Counterbalance No. 90: Iggy and the Stooges' 'Raw Power'

Look out honey, 'cause we're using technology. In this week's edition of Counterbalance, Klinger and Mendelsohn debate the advantages of having a heart full of napalm and the 90th Most Acclaimed Album of All Time.

Iggy and the Stooges

Raw Power

US Release: 1973-02-07
UK Release: 1973-06
Label: Columbia

Mendelsohn: Going into this, I sort of figured we get around to talking about Iggy Pop at least once—I didn't think he'd have two records lodged in the back end of the Great List’s Top 100. And I didn't know how well it would go having to talk about two Stooges records in short succession, but I'm glad we are because, man, is Raw Power just non-stop, balls-to-the-wall rock 'n' roll. I hadn't paid much attention to Raw Power in the past; after "Search and Destroy", (best side one/track one we've seen in a while), I thought there wasn't much to this record. But once you get past some of the questionable production values, there is a wealth of pure rock energy just waiting to lay waste to your ears. Even the "ballads" are loud, badass, and completely in your face.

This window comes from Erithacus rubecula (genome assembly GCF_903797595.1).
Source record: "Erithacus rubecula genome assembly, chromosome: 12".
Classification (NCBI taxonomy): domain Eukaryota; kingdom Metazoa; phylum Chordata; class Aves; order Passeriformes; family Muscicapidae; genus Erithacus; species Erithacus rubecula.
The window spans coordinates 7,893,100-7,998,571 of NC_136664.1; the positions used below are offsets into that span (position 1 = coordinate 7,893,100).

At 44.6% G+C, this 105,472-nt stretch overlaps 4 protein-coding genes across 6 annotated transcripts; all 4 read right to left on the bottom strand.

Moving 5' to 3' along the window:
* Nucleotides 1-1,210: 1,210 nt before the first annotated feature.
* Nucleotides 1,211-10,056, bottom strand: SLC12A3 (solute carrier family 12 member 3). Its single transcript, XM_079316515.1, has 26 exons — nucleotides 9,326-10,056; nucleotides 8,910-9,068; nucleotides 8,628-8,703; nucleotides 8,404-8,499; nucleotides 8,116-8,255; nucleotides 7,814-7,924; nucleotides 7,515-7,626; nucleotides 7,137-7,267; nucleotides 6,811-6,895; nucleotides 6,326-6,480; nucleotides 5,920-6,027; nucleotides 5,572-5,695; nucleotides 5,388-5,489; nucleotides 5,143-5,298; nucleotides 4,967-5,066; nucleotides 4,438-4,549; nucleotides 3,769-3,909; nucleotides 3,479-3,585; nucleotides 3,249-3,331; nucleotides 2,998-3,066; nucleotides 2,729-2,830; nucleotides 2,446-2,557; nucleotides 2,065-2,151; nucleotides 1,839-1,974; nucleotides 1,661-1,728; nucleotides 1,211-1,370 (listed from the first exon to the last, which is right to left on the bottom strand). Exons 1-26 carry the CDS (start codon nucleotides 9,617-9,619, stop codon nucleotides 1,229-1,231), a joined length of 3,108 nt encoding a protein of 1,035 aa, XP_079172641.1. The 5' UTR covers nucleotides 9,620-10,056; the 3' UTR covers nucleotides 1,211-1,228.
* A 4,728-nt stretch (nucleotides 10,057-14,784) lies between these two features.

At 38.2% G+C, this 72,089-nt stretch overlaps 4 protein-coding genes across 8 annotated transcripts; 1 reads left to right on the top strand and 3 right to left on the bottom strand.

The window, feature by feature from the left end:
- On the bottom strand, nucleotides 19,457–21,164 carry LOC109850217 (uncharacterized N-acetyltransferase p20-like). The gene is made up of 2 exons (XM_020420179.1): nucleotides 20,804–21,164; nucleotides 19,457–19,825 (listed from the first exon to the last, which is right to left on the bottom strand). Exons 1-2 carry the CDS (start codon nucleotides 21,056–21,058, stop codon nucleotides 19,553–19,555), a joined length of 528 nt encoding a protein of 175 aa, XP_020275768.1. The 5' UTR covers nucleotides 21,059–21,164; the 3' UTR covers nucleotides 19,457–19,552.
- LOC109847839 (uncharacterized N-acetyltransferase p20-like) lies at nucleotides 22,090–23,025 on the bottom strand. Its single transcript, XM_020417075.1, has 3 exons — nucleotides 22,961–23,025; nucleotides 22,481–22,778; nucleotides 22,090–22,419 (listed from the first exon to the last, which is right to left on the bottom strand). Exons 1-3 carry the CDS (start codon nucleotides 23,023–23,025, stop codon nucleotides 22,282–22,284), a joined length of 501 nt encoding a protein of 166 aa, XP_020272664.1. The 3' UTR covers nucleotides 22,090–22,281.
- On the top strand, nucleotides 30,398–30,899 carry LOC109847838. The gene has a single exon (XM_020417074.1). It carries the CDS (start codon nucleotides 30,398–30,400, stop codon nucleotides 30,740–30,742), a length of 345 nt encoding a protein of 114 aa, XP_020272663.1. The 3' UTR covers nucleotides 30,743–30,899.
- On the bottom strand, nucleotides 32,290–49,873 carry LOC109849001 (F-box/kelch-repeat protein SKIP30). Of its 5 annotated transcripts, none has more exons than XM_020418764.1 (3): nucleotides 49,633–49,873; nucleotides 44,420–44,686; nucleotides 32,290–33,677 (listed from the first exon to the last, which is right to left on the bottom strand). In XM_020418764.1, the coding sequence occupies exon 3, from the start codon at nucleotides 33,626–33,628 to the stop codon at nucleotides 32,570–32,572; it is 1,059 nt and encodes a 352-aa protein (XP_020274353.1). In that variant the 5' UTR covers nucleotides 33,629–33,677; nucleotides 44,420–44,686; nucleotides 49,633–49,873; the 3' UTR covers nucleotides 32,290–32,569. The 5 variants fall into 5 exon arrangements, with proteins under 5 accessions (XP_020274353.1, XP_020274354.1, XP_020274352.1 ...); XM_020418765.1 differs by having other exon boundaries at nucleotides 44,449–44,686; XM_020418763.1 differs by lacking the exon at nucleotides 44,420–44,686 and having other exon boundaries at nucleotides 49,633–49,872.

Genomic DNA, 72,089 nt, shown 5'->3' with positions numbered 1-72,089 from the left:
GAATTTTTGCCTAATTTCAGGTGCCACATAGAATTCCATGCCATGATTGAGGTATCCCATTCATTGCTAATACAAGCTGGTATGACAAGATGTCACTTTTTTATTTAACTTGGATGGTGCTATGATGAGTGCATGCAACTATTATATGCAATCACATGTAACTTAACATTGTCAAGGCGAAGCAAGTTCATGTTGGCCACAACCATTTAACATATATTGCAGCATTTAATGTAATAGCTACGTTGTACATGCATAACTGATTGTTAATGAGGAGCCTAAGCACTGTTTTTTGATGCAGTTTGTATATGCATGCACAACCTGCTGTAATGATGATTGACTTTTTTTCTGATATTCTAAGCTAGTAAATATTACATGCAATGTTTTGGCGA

Pop was starting to come apart at the seams due to his escalating heroin addiction, and the Stooges wouldn't last more than two more years after this album came out in 1973, but I kind of think they knew the end was near and they put everything into this album. Just hit the record button and bust it out in one take because time was short. All of that frenetic just comes flying out of the speakers. What's not to like?

Klinger: Well, I can't say I approve of your salty language, but I have a hard time finding fault with your sentiment. I'd also point out that this is one of those curiosities of the Great List. The mathmagician at Acclaimed Music compiles every list he can get his hands on, feeds them into a computer, and out pops the most acclaimed albums of all time. Neither he nor the mass of critics involved could have known that a David Bowie album could be followed by an album that Bowie produced, but there you go. Serendipity!

And I can agree with you that the production—or lack thereof—is the only thing that's questionable about Raw Power. As I've been really digging into it recently (I actually bought it on cassette in 1987, but for whatever reason I never put it in regular rotation. Mea culpa.), I've had one recurring thought: If these guys had brought in a proper producer and managed to keep their own chemical demons at bay, Iggy and the Stooges could have been the heirs apparent to the Rolling Stones. As it stands, we have this singular piece, really quite different from the two Stooges albums that came before, and unfortunately never to be repeated. But there you go; how does this album differ from Fun House for you?